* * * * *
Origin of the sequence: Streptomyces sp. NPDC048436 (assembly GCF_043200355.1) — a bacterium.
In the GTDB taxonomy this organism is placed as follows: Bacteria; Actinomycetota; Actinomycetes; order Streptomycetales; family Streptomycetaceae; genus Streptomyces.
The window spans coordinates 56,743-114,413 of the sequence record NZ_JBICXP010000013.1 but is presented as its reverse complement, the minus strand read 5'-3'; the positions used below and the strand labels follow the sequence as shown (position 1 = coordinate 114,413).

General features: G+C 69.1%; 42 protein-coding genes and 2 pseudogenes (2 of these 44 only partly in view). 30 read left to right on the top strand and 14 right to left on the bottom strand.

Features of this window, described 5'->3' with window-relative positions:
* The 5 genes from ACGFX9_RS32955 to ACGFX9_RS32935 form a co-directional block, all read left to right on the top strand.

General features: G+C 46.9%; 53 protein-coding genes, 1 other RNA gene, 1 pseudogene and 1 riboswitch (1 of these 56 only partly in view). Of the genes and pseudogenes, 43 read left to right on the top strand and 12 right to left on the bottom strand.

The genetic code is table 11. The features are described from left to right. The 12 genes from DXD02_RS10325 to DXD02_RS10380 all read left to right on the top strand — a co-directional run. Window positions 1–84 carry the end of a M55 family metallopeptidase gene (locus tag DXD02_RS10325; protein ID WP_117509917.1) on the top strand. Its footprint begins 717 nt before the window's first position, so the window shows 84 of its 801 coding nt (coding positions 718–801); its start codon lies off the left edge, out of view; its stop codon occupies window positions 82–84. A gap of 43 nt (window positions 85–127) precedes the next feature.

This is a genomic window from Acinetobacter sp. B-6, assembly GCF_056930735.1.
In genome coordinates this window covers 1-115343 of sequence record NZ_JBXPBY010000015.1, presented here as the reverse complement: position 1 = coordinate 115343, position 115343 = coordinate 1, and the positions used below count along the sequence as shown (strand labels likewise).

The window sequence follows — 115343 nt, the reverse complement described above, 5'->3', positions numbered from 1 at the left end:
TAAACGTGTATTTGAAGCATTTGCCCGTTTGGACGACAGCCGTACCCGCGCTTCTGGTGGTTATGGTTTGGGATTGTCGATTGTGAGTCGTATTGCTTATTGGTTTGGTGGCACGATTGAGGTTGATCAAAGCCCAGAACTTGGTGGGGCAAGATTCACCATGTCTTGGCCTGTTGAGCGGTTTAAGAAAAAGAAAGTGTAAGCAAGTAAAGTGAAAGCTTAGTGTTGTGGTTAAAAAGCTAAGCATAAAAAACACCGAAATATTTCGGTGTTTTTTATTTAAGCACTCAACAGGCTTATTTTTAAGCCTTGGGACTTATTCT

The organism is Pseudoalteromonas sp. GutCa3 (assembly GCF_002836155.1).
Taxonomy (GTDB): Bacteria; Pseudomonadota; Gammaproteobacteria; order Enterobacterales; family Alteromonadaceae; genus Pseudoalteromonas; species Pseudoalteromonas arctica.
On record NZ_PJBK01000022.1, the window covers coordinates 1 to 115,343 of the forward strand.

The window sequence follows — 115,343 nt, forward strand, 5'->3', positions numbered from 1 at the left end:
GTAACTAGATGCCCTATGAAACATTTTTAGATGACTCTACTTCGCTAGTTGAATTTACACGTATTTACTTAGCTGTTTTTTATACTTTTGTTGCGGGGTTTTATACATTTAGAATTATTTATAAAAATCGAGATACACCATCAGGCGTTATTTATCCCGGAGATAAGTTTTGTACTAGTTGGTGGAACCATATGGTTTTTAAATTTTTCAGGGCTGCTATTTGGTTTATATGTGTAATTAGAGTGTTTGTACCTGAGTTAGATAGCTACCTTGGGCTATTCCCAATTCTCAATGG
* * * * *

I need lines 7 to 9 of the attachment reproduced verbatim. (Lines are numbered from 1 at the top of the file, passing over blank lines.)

General features: G+C 46.9%; 53 protein-coding genes, 1 other RNA gene, 1 pseudogene and 1 riboswitch (1 of these 56 only partly in view). Of the genes and pseudogenes, 43 read left to right on the top strand and 12 right to left on the bottom strand.

The genetic code is table 11. The features are described from left to right. The 12 genes from DXD02_RS10325 to DXD02_RS10380 all read left to right on the top strand — a co-directional run. Window positions 1–84 carry the end of a M55 family metallopeptidase gene (locus tag DXD02_RS10325; protein ID WP_117509917.1) on the top strand. Its footprint begins 717 nt before the window's first position, so the window shows 84 of its 801 coding nt (coding positions 718–801); its start codon lies off the left edge, out of view; its stop codon occupies window positions 82–84. A gap of 43 nt (window positions 85–127) precedes the next feature.

This is a genomic window from Acinetobacter sp. B-6, assembly GCF_056930735.1.